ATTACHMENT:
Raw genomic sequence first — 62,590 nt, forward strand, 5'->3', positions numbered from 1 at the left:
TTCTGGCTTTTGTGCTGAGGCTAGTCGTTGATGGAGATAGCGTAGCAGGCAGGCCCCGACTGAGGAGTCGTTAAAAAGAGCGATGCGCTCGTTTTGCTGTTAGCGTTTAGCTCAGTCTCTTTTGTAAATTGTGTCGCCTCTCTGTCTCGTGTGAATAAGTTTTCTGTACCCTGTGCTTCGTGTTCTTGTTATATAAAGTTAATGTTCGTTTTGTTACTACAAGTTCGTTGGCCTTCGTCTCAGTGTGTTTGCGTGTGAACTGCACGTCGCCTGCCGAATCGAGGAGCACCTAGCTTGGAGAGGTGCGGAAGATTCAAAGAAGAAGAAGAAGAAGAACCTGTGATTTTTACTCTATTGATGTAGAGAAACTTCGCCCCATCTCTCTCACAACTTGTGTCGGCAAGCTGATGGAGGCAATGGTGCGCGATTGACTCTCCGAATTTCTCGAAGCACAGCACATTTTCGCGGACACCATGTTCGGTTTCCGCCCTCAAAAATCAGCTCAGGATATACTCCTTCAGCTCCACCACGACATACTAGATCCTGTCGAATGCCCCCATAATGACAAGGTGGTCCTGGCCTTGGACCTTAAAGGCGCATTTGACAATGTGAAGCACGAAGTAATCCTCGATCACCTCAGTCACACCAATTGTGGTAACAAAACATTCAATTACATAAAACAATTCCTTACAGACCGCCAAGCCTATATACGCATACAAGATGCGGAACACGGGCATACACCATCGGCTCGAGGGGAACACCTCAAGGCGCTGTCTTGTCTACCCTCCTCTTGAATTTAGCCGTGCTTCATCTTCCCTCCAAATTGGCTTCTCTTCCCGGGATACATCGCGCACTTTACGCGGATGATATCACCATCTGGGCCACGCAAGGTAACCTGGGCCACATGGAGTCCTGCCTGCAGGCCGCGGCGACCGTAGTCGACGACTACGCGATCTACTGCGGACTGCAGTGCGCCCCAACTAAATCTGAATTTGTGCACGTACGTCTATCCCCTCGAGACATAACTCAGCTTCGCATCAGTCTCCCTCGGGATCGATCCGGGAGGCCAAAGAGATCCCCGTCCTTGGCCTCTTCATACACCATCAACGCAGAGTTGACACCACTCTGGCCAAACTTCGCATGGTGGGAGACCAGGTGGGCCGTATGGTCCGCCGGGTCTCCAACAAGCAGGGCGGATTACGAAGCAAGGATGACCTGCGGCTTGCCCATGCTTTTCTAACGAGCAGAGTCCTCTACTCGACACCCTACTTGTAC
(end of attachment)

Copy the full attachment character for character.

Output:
Raw genomic sequence first — 62,590 nt, forward strand, 5'->3', positions numbered from 1 at the left:
TTCTGGCTTTTGTGCTGAGGCTAGTCGTTGATGGAGATAGCGTAGCAGGCAGGCCCCGACTGAGGAGTCGTTAAAAAGAGCGATGCGCTCGTTTTGCTGTTAGCGTTTAGCTCAGTCTCTTTTGTAAATTGTGTCGCCTCTCTGTCTCGTGTGAATAAGTTTTCTGTACCCTGTGCTTCGTGTTCTTGTTATATAAAGTTAATGTTCGTTTTGTTACTACAAGTTCGTTGGCCTTCGTCTCAGTGTGTTTGCGTGTGAACTGCACGTCGCCTGCCGAATCGAGGAGCACCTAGCTTGGAGAGGTGCGGAAGATTCAAAGAAGAAGAAGAAGAAGAACCTGTGATTTTTACTCTATTGATGTAGAGAAACTTCGCCCCATCTCTCTCACAACTTGTGTCGGCAAGCTGATGGAGGCAATGGTGCGCGATTGACTCTCCGAATTTCTCGAAGCACAGCACATTTTCGCGGACACCATGTTCGGTTTCCGCCCTCAAAAATCAGCTCAGGATATACTCCTTCAGCTCCACCACGACATACTAGATCCTGTCGAATGCCCCCATAATGACAAGGTGGTCCTGGCCTTGGACCTTAAAGGCGCATTTGACAATGTGAAGCACGAAGTAATCCTCGATCACCTCAGTCACACCAATTGTGGTAACAAAACATTCAATTACATAAAACAATTCCTTACAGACCGCCAAGCCTATATACGCATACAAGATGCGGAACACGGGCATACACCATCGGCTCGAGGGGAACACCTCAAGGCGCTGTCTTGTCTACCCTCCTCTTGAATTTAGCCGTGCTTCATCTTCCCTCCAAATTGGCTTCTCTTCCCGGGATACATCGCGCACTTTACGCGGATGATATCACCATCTGGGCCACGCAAGGTAACCTGGGCCACATGGAGTCCTGCCTGCAGGCCGCGGCGACCGTAGTCGACGACTACGCGATCTACTGCGGACTGCAGTGCGCCCCAACTAAATCTGAATTTGTGCACGTACGTCTATCCCCTCGAGACATAACTCAGCTTCGCATCAGTCTCCCTCGGGATCGATCCGGGAGGCCAAAGAGATCCCCGTCCTTGGCCTCTTCATACACCATCAACGCAGAGTTGACACCACTCTGGCCAAACTTCGCATGGTGGGAGACCAGGTGGGCCGTATGGTCCGCCGGGTCTCCAACAAGCAGGGCGGATTACGAAGCAAGGATGACCTGCGGCTTGCCCATGCTTTTCTAACGAGCAGAGTCCTCTACTCGACACCCTACTTGTAC